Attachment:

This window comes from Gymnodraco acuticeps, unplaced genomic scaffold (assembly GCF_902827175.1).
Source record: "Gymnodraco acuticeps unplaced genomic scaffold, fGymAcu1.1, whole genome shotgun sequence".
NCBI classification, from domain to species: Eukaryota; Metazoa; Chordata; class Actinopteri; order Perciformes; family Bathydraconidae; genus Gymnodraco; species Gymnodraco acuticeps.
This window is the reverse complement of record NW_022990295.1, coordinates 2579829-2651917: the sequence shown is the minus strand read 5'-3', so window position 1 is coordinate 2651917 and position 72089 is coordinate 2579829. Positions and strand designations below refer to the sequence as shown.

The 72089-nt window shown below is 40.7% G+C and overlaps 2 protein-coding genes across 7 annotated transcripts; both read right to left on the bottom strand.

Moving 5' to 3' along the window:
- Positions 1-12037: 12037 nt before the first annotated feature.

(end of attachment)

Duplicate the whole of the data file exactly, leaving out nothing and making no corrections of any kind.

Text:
This window comes from Gymnodraco acuticeps, unplaced genomic scaffold (assembly GCF_902827175.1).
Source record: "Gymnodraco acuticeps unplaced genomic scaffold, fGymAcu1.1, whole genome shotgun sequence".
NCBI classification, from domain to species: Eukaryota; Metazoa; Chordata; class Actinopteri; order Perciformes; family Bathydraconidae; genus Gymnodraco; species Gymnodraco acuticeps.
This window is the reverse complement of record NW_022990295.1, coordinates 2579829-2651917: the sequence shown is the minus strand read 5'-3', so window position 1 is coordinate 2651917 and position 72089 is coordinate 2579829. Positions and strand designations below refer to the sequence as shown.

The 72089-nt window shown below is 40.7% G+C and overlaps 2 protein-coding genes across 7 annotated transcripts; both read right to left on the bottom strand.

Moving 5' to 3' along the window:
- Positions 1-12037: 12037 nt before the first annotated feature.